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40 Oregon providers, insurers sign value-based care pact

Dozens of Oregon healthcare companies have committed to boosting their value-based payment models as the state looks to reduce healthcare expenses.

Forty healthcare organizations, including some of state’s largest health systems and insurers, signed a voluntary compact Thursday that aims to tie 70{f771d91d784324d4be731abc64bffe0d1fd8f26504ceb311bcfd8e5b001778f4} of their payments to capitation and other alternative payment models by 2024. The pledge aligns with the Oregon’s cost growth benchmark that goes into effect this year, which looks to reduce the current 6.5{f771d91d784324d4be731abc64bffe0d1fd8f26504ceb311bcfd8e5b001778f4} cost growth rate to 3.4{f771d91d784324d4be731abc64bffe0d1fd8f26504ceb311bcfd8e5b001778f4}, said Jeremy Vandehey, director of the health policy and analytics division at the Oregon Health Authority.

“This signals a commitment to the fact everyone needs access to high quality healthcare and that costs are growing at an unsustainable rate,” he said, adding that part of the goal is to facilitate an ongoing dialogue about how to curb costs.

The primary alternative payment model should be a capitated system where a provider is paid up front for a population of patients and a predefined set of services, according to the compact. When that isn’t feasible, healthcare organizations should pursue ones that include both shared savings and downside risk, it reads.

Oregon’s coordinated care organizations and Medicaid program, which are touted as some of the most progressive in the country, already have value-based payment requirements as well as cost growth benchmarks. These programs build on that foundation, industry observers said.

“The only consistently effective ways to control health spending while preserving adequate levels of access are prospective budgets (like Oregon’s CCOs) or standard prices that approximately reflect providers’ actual costs like Medicare,” Jeff Luck, an associate professor at Oregon State University who has studied the state’s Medicaid expansion, wrote in an email to Modern Healthcare. “The question will be whether health plans and providers actually follow through with implementing (alternative payment models) more broadly, but a public compact should help to encourage that.”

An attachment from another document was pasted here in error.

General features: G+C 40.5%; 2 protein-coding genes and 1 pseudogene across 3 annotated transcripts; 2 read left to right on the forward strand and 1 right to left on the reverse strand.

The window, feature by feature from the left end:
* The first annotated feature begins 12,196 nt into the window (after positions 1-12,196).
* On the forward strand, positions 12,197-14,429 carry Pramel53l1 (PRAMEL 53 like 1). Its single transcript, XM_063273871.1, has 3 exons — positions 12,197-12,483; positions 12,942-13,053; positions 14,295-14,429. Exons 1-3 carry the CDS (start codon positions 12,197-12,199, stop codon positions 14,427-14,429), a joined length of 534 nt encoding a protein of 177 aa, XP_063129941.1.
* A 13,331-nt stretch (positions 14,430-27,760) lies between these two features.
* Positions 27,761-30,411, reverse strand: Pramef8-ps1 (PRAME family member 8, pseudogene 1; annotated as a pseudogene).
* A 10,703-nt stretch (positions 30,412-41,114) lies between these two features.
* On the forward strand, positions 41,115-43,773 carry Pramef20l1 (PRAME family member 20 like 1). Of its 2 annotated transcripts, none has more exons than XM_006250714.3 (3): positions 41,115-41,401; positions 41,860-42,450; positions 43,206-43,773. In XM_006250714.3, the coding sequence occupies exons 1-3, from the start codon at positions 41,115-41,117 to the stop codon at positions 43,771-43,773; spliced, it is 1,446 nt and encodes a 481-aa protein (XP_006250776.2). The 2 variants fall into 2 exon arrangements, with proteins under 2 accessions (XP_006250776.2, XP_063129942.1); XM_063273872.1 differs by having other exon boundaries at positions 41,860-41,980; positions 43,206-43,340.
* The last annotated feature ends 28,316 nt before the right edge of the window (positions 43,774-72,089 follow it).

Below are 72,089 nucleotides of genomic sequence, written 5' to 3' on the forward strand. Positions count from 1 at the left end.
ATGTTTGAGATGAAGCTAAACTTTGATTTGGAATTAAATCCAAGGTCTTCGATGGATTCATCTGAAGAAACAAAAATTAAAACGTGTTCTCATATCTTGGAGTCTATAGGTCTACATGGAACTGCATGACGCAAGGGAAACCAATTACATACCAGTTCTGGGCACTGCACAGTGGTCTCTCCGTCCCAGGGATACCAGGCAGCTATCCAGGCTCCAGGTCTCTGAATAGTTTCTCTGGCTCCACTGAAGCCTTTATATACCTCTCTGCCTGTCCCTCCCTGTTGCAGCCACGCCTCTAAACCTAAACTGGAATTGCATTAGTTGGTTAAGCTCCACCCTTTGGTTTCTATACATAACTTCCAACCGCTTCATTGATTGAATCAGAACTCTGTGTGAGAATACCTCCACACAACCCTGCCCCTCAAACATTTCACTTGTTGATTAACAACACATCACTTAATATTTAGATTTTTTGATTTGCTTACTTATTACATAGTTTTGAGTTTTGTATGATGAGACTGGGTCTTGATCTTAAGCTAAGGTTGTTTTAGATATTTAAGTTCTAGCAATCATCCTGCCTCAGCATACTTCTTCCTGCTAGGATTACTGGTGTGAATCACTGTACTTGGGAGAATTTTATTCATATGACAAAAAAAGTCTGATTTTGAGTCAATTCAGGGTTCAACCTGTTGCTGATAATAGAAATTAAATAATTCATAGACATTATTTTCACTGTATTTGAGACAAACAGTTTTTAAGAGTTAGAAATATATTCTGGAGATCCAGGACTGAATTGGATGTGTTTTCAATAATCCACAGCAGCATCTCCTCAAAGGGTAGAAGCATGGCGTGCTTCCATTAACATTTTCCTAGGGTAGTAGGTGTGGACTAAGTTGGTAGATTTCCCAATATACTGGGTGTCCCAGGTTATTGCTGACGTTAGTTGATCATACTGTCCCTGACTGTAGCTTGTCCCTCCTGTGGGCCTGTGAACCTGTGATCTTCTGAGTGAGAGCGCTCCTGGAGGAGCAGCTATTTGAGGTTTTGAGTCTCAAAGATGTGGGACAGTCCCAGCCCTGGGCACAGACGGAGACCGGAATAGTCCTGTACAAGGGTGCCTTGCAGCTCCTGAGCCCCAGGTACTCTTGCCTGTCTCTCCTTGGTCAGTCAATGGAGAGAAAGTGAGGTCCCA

Oregon has one of the most sophisticated managed care infrastructures in the country, said Jeff Goldsmith, founder and president of healthcare consultancy Health Futures.

“A lot of the hard work has already been done,” he said. “But how is this going to change patient care?”

Goldsmith suggested targeting out-of-pocket costs or care quality in the state initiatives.

Oregon fashioned its cost growth benchmark after Massachusetts‘, which resulted in about $5.5 billion in savings for consumers between 2013 and 2016.

The 3.4{f771d91d784324d4be731abc64bffe0d1fd8f26504ceb311bcfd8e5b001778f4} target would be in place for the next four years and then wind down to 3{f771d91d784324d4be731abc64bffe0d1fd8f26504ceb311bcfd8e5b001778f4}. If certain organizations repeatedly miss the mark, the state can enforce a performance improvement plan and potentially issue a financial penalty that will fund healthcare affordability initiatives.

Unlike the Massachusetts law, which currently has the benchmark set at 3.1{f771d91d784324d4be731abc64bffe0d1fd8f26504ceb311bcfd8e5b001778f4}, Oregon does not set any floor or ceiling for the benchmark.

“It’s significant for the industry to basically say that we’ll cut cost growth in half,” Vandehey said. “The end goal is to get our arms around cost so we can ultimately get premium and deductible growth down.”


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